To help maintain the sanity of our patients and our staff, we share this concept with our Mindful patients for educational purposes only. This blog is not medical advice nor does it list individual treatment options. Instead, the goal is to provide education about the levels of care inside the mental health system.

Life is a lot right now. Between the pandemic, finances, work fatigue and the coming school stress, there are bound to be times when you feel overwhelmed and need more help. As an outpatient practice, we have strengths and shortcomings; after all, we’re human too. One of our weaknesses is that we can’t be all things to all people all the time. This is where terms and definitions are super important. “Outpatient” psychiatry generally means working with a patient that does not need psychiatric interventions (e.g. medication changes, therapy, coordination of care, etc) from their clinician more than once a week. To distinguish between “urgent” and “emergent”, keep in mind the phrase “threat to self or others.” Anything that creates a threat to self or others (self harm, suicide, hallucinations) is considered emergent. If this is you or your loved one, call 911 or go to the nearest ER as they are staffed to give immediate interventions.

Outpatient psychiatry cannot typically service urgent or emergent concerns. Our clinicians work diligently to give each person in the office their undivided attention; urgent and emergent concerns would break that attention. Disruptions to a person’s treatment planning creates ripple that can affect other patients and staff.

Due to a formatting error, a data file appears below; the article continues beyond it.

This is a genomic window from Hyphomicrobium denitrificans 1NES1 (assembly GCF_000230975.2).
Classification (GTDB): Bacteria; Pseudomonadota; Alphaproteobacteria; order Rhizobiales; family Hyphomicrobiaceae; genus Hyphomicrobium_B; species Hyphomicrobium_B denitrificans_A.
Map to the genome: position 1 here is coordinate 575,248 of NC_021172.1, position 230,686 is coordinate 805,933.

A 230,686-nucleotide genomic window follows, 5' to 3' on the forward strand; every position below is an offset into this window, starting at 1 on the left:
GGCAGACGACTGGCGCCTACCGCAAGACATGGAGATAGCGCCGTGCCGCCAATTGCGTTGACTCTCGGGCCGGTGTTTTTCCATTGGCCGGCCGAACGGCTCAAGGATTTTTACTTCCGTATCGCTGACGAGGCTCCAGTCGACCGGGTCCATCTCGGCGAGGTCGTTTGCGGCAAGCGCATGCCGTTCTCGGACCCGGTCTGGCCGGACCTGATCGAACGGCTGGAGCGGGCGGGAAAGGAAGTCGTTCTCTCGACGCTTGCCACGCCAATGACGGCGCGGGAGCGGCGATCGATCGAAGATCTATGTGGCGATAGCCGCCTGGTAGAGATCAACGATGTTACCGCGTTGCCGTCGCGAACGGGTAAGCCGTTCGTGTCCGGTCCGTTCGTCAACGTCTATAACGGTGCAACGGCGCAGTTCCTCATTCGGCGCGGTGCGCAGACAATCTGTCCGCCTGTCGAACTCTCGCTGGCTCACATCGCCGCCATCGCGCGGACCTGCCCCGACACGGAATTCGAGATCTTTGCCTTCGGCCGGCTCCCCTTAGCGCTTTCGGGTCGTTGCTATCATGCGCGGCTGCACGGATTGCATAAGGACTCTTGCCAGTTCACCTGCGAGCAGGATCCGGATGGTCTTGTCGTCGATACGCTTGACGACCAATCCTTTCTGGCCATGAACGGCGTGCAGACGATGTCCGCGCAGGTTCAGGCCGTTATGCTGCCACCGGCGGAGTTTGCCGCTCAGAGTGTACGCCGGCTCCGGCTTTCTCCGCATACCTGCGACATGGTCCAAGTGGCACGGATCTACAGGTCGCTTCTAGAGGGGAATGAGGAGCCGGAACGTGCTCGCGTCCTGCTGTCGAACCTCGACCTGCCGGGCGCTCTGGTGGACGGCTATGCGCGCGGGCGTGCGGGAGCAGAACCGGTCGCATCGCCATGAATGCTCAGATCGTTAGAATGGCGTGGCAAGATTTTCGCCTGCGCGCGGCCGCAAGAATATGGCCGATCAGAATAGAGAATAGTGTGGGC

“Urgent” situations generally need a response within 24-48 hours. Intensive Outpatient Programs (IOP) and Partial Hospitalization Programs (PHP) are designed to be the answer to the “urgent” need because they are staffed to perform “rolling evaluations” typically from morning to evening. As a step between “outpatient” and “emergency/inpatient” care, IOP and PHPs serve a vital and important function in the mental health ecosystem. IOPs are generally 3 hours a day of therapeutic work 1-5 days a week whereas PHPs are 6 hours a day of therapeutic work for 5 days a week. With both programs, the person enrolled is allowed to return to their homes for the evening, to try out the skills and processes they learned during the day and review them with their therapy team the next day.

Each level of care in the ecosystem (outpatient, IOP, PHP, emergency, and inpatient) plays an important role; it is critical to get people to the right level of care as soon as possible. At Mindful, we offer psychoeducation (like this blog) to make sure our patients know their options; our fear is that you wait for care that is accessible and appropriate.

Fort Worth & Dallas are home to amazing IOP and PHP programs. We encourage you to contact them directly if you’re having urgent concerns and unable to see your psychiatrist within 1-2 weeks. Listed in alphabetical order:

Charis Behavioral Health (children): 817-997-4525 https://charisbh.com/
Cook Children’s (children): 682-885-3917 https://cookchildrens.org/behavioral-health/specialty-programs/Pages/Partial-Hospitalization-Program.aspx
John Peter Smith (adults and children): 817-927-3636 https://www.jpshealthnet.org/get-care/services/behavioral-health
Mesa Springs (adult and children): 817-484-0406. https://mesasprings.com/
Millwood & The Excel Centers (adult and children): 817-261-3121 https://millwoodhospital.com/
Mind Above Matter (adult and children): 817-447-3001 https://mindabovematter.com/
Reflections Lifestyle (children): 469-777-4688 https://reflectionslifestyle.com/
Texas Health Resources (adult and children): 682-236-6023. https://www.texashealth.org/Health-and-Wellness/Behavioral-Health

We do not expect you to know if you or your loved one needs IOP or PHP. As part of the mental health ecosystem, Mindful clinicians and staff are trained to help: give us a call, login through OnPatient, or send us a HIPAA-friendly email. We’re happy to help.